Secretary of State Tre Hargett contended last week that state attorneys had advised him that filing the appeal petition has stayed the appellate court order, which led to the provisional ballot procedures in Memphis.
Voters who cast provisional ballots have up to two business days after the election to return to their local election offices with proper identification, in order to have their votes counted.
As of Monday, the county had issued only a handful of provisional ballots, Meyers said. When told that their library IDs could only get them a provisional ballot, some voters showed their driver’s license and received a regular ballot, Meyers said.
“My sense is that there is a very low incidence” of voters getting provisional ballots after showing their library IDs, Meyers said.
Legal action against the photo ID law was initiated when the City of Memphis and two voters who lacked photo ID and cast provisional ballots during the August primary sued in both federal and state court to stop the law that took effect this year.
The appeals court cited Tennessee case law in finding that the city of Memphis is a branch of the state, so the library card, which was redesigned this year to include a photo, is enough to prove identity.
In their Supreme Court appeal, lawyers for Hargett and state elections coordinator Mark Goins said the high court needs to determine whether the voter ID law that took effect this year allows for local government ID.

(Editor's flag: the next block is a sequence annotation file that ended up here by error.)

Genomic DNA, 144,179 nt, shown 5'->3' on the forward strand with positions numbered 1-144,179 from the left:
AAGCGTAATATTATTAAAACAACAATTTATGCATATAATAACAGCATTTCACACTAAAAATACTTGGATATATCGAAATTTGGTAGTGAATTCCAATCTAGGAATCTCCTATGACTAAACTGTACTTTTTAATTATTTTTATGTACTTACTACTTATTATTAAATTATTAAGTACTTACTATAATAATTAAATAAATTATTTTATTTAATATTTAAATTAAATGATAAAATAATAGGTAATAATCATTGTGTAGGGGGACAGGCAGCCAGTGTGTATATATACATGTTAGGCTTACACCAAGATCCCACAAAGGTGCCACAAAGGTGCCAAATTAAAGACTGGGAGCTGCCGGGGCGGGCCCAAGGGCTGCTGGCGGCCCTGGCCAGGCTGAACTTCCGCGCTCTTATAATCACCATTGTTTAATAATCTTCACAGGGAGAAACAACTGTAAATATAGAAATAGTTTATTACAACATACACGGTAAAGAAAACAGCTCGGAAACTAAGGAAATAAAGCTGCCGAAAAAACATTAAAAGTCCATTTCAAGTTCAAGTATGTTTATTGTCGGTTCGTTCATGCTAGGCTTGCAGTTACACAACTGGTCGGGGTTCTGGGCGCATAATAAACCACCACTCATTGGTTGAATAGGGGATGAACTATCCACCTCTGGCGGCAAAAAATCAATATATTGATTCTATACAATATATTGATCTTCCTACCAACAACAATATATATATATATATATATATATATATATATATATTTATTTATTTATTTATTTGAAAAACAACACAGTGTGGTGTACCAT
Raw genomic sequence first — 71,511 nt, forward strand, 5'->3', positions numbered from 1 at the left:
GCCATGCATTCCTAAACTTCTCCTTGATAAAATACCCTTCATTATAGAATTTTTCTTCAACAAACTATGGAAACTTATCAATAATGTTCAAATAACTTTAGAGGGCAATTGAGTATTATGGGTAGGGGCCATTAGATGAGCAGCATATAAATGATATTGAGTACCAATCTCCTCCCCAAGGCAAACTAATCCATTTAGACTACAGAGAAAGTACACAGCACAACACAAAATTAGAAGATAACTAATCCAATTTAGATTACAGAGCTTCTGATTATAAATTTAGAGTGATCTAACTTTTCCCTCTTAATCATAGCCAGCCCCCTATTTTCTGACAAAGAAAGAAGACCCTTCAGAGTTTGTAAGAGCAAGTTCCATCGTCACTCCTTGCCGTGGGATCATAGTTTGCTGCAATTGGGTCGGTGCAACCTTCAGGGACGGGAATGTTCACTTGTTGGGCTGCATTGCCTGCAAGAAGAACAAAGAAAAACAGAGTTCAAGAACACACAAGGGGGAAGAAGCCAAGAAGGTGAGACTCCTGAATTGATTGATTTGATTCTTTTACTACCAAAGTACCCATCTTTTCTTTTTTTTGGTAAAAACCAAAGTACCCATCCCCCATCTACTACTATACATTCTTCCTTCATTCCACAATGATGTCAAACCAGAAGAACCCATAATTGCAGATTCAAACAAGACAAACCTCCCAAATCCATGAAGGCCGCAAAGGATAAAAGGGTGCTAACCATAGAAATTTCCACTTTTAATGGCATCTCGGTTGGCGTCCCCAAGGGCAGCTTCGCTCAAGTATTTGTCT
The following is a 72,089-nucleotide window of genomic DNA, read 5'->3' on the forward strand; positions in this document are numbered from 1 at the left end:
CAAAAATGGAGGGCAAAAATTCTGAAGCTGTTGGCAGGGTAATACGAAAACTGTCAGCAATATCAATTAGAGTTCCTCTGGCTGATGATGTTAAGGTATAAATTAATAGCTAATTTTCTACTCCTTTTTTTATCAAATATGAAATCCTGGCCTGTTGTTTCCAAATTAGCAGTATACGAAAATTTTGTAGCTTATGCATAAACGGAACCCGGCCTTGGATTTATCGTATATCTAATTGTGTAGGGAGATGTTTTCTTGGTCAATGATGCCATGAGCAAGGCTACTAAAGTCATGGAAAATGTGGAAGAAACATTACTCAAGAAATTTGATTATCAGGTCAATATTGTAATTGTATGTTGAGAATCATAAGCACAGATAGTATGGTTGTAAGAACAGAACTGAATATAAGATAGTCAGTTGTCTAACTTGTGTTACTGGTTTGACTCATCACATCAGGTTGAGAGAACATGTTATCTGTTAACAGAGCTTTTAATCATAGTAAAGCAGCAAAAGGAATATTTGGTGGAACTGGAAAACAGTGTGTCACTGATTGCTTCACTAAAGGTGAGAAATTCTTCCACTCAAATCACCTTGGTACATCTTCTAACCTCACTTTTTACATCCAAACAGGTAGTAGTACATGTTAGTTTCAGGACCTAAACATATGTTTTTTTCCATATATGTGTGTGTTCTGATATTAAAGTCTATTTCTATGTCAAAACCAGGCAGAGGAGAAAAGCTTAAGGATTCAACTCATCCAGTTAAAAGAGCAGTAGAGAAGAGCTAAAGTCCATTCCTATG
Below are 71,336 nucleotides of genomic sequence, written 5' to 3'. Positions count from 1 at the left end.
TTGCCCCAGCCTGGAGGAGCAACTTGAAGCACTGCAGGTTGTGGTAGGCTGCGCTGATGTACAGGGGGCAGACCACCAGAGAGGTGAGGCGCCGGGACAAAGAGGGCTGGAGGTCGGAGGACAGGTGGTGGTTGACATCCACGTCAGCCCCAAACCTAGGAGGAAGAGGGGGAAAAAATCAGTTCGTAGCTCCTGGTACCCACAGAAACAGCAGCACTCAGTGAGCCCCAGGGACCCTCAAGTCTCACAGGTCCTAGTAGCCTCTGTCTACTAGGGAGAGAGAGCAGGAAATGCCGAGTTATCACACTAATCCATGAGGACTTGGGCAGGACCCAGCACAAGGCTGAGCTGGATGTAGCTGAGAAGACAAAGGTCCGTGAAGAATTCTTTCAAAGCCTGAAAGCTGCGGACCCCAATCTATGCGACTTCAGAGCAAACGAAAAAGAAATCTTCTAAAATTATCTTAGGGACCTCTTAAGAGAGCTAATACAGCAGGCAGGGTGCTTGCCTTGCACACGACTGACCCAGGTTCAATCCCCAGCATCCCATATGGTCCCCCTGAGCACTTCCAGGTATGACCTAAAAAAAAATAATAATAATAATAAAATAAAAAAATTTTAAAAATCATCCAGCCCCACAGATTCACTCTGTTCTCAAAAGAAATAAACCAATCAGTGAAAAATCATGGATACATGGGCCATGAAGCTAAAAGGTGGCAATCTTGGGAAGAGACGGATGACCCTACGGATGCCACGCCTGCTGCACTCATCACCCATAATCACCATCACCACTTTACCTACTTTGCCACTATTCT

Lawyers for the city argued in their response that the appeals court correctly decided that the library IDs meet the definition of “evidence of identification” in state law.
The Supreme Court set an expedited schedule for filings in the appeal but hasn’t yet said if it will hear the case.
According to WPLN, 285 Tennessee voters saw their ballots put on hold in the state primaries Tuesday because they didn’t have proper photo ID under a new law – and some of those votes won’t be counted. Voters without the required ID were instead allowed to cast provisional ballots. Those ballots were set aside, while voters had two days to come back with an ID to make them count How many voters did so isn’t clear yet, but State Election Coordinator Mark Goins says some didn’t bother.
“Of course, some individuals may not return because their candidate won. If their candidate won they’re more likely to not return, or if there’s a wide margin separating those candidates.”
Goins also says impersonators trying to vote under an assumed name might not come back over a provisional ballot, noting the new law is meant to prevent voter fraud. Critics have argued that kind of fraud is more rare than being struck by lightning, and that the requirement might have steered some voters away, without even casting a provisional ballot.
Goins says the 285 provisional ballots cast is miniscule given the more than 620 thousand Tennesseans that voted. For all the concerns over the new ID requirement, Goins says, “the sky didn’t fall.”